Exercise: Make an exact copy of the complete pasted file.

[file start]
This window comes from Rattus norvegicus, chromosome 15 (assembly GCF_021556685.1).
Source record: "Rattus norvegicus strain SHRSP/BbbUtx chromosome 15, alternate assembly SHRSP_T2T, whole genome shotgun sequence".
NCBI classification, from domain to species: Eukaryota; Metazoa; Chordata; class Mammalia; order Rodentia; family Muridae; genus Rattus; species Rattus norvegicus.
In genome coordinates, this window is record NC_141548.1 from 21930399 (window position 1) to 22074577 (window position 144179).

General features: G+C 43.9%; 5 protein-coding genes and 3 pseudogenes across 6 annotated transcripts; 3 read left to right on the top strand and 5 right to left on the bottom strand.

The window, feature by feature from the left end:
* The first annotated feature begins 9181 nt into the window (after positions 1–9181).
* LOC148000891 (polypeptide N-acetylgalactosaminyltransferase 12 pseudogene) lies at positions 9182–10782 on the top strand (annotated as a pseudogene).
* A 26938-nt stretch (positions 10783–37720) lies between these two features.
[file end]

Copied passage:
This window comes from Rattus norvegicus, chromosome 15 (assembly GCF_021556685.1).
Source record: "Rattus norvegicus strain SHRSP/BbbUtx chromosome 15, alternate assembly SHRSP_T2T, whole genome shotgun sequence".
NCBI classification, from domain to species: Eukaryota; Metazoa; Chordata; class Mammalia; order Rodentia; family Muridae; genus Rattus; species Rattus norvegicus.
In genome coordinates, this window is record NC_141548.1 from 21930399 (window position 1) to 22074577 (window position 144179).

General features: G+C 43.9%; 5 protein-coding genes and 3 pseudogenes across 6 annotated transcripts; 3 read left to right on the top strand and 5 right to left on the bottom strand.

The window, feature by feature from the left end:
* The first annotated feature begins 9181 nt into the window (after positions 1–9181).
* LOC148000891 (polypeptide N-acetylgalactosaminyltransferase 12 pseudogene) lies at positions 9182–10782 on the top strand (annotated as a pseudogene).
* A 26938-nt stretch (positions 10783–37720) lies between these two features.